If you are considering introducing a fixed retirement age then it is highly recommended that legal advice is obtained in advance. Well thought out and detailed evidence relevant to the business will need to be collated before employers can have reasonable confidence in their ability to objectively justify a chosen fixed retirement age. Mere assertions will not be enough.
There is no fair method of dismissal based on age alone unless there is a fixed compulsory retirement age. Any dismissal based on age alone in these circumstances would likely result in claims for unfair dismissal and age discrimination.
However, employers may find that performance or ill health is an issue for older employees in the same way that it can be an issue for younger employees.
If performance is not satisfactory it should be dealt with in the normal way, regardless of the age of the employee in question. Letting poor performance go on, on the assumption that an employee is probably going to retire soon anyway, would be discriminatory towards younger employees who are treated less favourably because of their age. It would also be more difficult to eventually dismiss the poor performer (for example when it becomes clear that they have no intention of retiring voluntarily) because of the fact that their poor performance has been allowed to go on unchecked for a period of time and has arguably be condoned or deemed to be acceptable. See Performance Management Toolkit [T7.01] for full advice on handling poor performance.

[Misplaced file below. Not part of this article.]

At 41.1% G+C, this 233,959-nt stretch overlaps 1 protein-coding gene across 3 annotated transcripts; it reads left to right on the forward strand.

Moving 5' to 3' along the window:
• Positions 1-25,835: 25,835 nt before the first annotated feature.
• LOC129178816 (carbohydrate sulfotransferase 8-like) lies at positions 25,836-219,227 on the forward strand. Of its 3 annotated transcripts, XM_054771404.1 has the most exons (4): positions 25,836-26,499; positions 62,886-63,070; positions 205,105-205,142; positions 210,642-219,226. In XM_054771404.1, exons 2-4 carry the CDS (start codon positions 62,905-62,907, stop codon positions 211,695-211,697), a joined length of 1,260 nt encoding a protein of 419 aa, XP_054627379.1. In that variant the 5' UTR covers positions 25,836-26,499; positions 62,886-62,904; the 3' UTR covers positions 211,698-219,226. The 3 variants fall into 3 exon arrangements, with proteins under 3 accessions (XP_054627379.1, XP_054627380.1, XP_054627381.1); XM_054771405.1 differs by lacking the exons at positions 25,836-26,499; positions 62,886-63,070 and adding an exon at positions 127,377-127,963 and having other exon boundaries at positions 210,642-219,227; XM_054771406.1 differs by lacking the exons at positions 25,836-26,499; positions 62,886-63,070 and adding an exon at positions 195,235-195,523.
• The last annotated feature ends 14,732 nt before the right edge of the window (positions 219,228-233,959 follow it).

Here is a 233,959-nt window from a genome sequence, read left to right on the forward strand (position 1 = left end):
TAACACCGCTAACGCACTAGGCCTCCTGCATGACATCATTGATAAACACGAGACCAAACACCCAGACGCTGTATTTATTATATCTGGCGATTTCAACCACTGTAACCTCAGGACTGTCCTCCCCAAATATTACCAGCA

Where an employee’s health has deteriorated (as can be linked to age) and they are no longer capable of performing their role this should be handled through the proper procedures and the issue of disability must also be taken into account. See Sickness Absence and Ill Health Overview [FS3.01].
As with any other dismissal, a dismissal of an employee who has reached the employer’s fixed compulsory retirement age must be for one of the potentially fair statutory reasons for dismissal and it must be procedurally fair.
Retirement is no longer a potentially fair statutory reason for dismissal. Therefore, in most cases, an employer would need to rely on “some other substantial reason” (SOSR) when dismissing at the fixed retirement age.